Neurotic Owl

flying through clouds of uncertainty on wings of existential dread

Oops. I forgot to scan drawings last night.

So you get nothing.  Nothing!  NOTHING!

I’ll aim to post when I get home from work, but I may get too busy on the show I’m designing and run out of brain.  There will definitely be cartoons tomorrow if not tonight.

Want another poem?

Richard Cory, by Edwin Arlington Robinson

Whenever Richard Cory went down town,
We people on the pavement looked at him:
He was a gentleman from sole to crown,
Clean favored, and imperially slim.

And he was always quietly arrayed,
And he was always human when he talked;
But still he fluttered pulses when he said,
‘Good-morning,’ and he glittered when he walked.

And he was rich – yes, richer than a king –
And admirably schooled in every grace:
In fine, we thought that he was everything
To make us wish that we were in his place.

So on we worked, and waited for the light,
And went without the meat, and cursed the bread;
And Richard Cory, one calm summer night,
Went home and put a bullet through his head.

Of course, the richard Cory you may be more familiar with is in the Simon and Garfunkel song, based on Arlington’s poem:

They say that Richard Cory owns one half of this whole town,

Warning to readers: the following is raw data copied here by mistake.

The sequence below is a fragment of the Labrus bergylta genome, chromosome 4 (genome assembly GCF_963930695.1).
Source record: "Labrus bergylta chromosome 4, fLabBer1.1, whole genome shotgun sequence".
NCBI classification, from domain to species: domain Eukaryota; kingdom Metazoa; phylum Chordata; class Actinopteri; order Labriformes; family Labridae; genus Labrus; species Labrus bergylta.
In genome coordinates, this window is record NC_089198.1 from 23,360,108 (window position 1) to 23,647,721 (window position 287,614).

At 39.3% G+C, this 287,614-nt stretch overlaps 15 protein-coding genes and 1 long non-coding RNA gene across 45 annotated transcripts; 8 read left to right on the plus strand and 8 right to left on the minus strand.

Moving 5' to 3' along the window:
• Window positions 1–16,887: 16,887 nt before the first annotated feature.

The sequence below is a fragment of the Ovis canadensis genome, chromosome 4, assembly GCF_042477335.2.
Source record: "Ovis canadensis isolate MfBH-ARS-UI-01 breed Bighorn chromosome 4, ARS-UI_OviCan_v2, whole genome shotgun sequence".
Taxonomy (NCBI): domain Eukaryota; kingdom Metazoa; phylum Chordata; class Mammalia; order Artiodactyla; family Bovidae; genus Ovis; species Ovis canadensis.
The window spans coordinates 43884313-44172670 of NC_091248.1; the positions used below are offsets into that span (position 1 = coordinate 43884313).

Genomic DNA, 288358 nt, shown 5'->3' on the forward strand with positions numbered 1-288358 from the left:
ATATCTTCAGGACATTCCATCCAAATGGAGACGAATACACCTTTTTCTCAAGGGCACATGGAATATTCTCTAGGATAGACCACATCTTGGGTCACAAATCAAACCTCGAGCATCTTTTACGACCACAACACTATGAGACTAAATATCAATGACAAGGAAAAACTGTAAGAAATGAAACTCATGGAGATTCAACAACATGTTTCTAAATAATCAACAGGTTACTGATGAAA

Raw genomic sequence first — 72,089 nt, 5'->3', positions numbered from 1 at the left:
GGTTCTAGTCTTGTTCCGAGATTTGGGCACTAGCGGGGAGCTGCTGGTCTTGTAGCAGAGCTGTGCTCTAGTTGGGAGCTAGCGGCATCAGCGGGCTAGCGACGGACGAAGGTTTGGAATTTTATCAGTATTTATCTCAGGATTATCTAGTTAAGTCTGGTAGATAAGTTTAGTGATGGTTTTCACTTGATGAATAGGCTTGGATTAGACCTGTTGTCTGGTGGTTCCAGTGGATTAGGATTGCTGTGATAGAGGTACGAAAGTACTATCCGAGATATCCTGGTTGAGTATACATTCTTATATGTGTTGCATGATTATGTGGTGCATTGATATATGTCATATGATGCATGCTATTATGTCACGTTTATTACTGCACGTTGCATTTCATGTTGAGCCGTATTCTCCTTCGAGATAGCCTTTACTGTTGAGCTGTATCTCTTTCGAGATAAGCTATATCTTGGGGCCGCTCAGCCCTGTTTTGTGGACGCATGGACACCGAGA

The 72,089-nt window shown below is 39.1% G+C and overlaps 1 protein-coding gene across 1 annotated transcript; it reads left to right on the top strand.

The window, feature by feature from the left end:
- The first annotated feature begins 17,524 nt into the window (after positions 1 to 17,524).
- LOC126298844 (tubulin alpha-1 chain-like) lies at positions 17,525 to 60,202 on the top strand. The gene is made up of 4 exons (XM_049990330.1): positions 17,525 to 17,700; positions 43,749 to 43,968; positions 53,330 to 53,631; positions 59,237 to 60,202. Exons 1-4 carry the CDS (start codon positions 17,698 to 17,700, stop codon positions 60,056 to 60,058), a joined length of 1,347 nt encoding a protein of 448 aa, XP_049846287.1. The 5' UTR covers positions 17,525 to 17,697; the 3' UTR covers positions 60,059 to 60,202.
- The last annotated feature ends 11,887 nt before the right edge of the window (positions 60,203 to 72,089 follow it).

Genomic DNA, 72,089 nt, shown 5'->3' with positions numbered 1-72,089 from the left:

With political connections to spread his wealth around.
Born into society, a banker’s only child,
He had everything a man could want: power, grace, and style.

But I work in his factory
And I curse the life I’m living
And I curse my poverty
And I wish that I could be,
Oh, I wish that I could be,
Oh, I wish that I could be
Richard Cory.

The papers print his picture almost everywhere he goes:
Richard Cory at the opera, Richard Cory at a show.
And the rumor of his parties and the orgies on his yacht!
Oh, he surely must be happy with everything he’s got.

But I work in his factory
And I curse the life I’m living
And I curse my poverty
And I wish that I could be,
Oh, I wish that I could be,
Oh, I wish that I could be
Richard Cory.

He freely gave to charity, he had the common touch,
And they were grateful for his patronage and thanked him very much,
So my mind was filled with wonder when the evening headlines read:
“Richard Cory went home last night and put a bullet through his head.”

But I work in his factory
And I curse the life I’m living
And I curse my poverty
And I wish that I could be,
Oh, I wish that I could be,
Oh, I wish that I could be
Richard Cory.

So the thing I find most interesting about these two bits of depressing is that last repetition of the chorus in the song.  Arlington’s poem is beautifully written, and Paul Simon (you know he wrote the lyrics.  Sorry, Garfunkel.) did a lovely job interpreting it into music, but I feel like that last chorus adds a little dark twist — the idea that, even if Richard Cory was that unhappy, even if he’s dead, the narrator would still rather be him.  I think this popped into my head around the time I was paging through the – god help me — Kardashian Kollection for Sears yesterday.  (Shut up, it’s for a show I’m designing.  A tacky, tacky show.)  I imagine you could actually find a horrifying number of people who’d rather be rich/famous even if they knew, KNEW, they’d be unhappy.  Eugh.

Mind you, if I had the option of being rich AND happy, I would be down with that.  Giant book shopping spree, go!

 

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This entry was posted on September 3, 2013 by and tagged , , , , .
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